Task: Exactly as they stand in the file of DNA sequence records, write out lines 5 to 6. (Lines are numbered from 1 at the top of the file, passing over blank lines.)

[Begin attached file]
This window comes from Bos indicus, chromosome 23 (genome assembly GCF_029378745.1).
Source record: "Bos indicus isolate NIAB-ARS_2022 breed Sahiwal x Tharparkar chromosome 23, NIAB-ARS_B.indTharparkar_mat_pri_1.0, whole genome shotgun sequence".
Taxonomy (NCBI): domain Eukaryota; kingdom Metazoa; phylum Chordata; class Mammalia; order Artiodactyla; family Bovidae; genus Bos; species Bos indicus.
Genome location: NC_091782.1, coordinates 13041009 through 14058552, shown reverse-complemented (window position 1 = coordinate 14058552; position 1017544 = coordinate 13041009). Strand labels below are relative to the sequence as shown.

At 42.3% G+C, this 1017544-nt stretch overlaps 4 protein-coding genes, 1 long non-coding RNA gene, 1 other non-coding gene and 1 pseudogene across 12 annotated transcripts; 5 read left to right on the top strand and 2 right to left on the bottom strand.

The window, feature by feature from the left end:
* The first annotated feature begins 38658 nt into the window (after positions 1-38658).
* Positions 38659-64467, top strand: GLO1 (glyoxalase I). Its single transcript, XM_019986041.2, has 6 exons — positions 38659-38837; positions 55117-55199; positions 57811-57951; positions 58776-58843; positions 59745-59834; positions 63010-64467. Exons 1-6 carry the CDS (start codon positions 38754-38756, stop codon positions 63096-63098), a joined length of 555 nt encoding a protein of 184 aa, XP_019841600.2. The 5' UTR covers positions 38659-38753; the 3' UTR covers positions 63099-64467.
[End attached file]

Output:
At 42.3% G+C, this 1017544-nt stretch overlaps 4 protein-coding genes, 1 long non-coding RNA gene, 1 other non-coding gene and 1 pseudogene across 12 annotated transcripts; 5 read left to right on the top strand and 2 right to left on the bottom strand.

The window, feature by feature from the left end: